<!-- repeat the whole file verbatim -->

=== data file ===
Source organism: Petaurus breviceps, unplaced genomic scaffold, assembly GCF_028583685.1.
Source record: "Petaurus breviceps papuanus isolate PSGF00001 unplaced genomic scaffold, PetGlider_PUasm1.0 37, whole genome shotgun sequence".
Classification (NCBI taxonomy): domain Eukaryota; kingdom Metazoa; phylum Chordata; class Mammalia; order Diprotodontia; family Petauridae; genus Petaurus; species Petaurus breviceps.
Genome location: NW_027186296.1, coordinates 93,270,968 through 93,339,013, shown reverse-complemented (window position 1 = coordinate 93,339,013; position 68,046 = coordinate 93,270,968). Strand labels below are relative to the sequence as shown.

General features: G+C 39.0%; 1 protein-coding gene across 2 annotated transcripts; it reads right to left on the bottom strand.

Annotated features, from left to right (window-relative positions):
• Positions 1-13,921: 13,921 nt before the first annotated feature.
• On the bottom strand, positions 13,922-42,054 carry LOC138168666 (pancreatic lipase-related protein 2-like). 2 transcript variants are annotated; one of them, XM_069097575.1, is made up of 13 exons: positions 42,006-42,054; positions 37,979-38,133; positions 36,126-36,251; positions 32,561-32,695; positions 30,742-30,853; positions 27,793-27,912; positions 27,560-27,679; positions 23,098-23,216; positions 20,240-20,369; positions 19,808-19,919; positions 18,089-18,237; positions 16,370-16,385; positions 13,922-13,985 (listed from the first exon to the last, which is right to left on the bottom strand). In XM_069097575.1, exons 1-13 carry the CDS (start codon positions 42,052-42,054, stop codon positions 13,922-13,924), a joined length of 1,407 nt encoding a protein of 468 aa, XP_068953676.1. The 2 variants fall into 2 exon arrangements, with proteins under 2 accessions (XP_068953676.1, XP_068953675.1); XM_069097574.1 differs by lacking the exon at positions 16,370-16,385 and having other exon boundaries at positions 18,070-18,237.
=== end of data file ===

Source organism: Petaurus breviceps, unplaced genomic scaffold, assembly GCF_028583685.1.
Source record: "Petaurus breviceps papuanus isolate PSGF00001 unplaced genomic scaffold, PetGlider_PUasm1.0 37, whole genome shotgun sequence".
Classification (NCBI taxonomy): domain Eukaryota; kingdom Metazoa; phylum Chordata; class Mammalia; order Diprotodontia; family Petauridae; genus Petaurus; species Petaurus breviceps.
Genome location: NW_027186296.1, coordinates 93,270,968 through 93,339,013, shown reverse-complemented (window position 1 = coordinate 93,339,013; position 68,046 = coordinate 93,270,968). Strand labels below are relative to the sequence as shown.

General features: G+C 39.0%; 1 protein-coding gene across 2 annotated transcripts; it reads right to left on the bottom strand.

Annotated features, from left to right (window-relative positions):
• Positions 1-13,921: 13,921 nt before the first annotated feature.
• On the bottom strand, positions 13,922-42,054 carry LOC138168666 (pancreatic lipase-related protein 2-like). 2 transcript variants are annotated; one of them, XM_069097575.1, is made up of 13 exons: positions 42,006-42,054; positions 37,979-38,133; positions 36,126-36,251; positions 32,561-32,695; positions 30,742-30,853; positions 27,793-27,912; positions 27,560-27,679; positions 23,098-23,216; positions 20,240-20,369; positions 19,808-19,919; positions 18,089-18,237; positions 16,370-16,385; positions 13,922-13,985 (listed from the first exon to the last, which is right to left on the bottom strand). In XM_069097575.1, exons 1-13 carry the CDS (start codon positions 42,052-42,054, stop codon positions 13,922-13,924), a joined length of 1,407 nt encoding a protein of 468 aa, XP_068953676.1. The 2 variants fall into 2 exon arrangements, with proteins under 2 accessions (XP_068953676.1, XP_068953675.1); XM_069097574.1 differs by lacking the exon at positions 16,370-16,385 and having other exon boundaries at positions 18,070-18,237.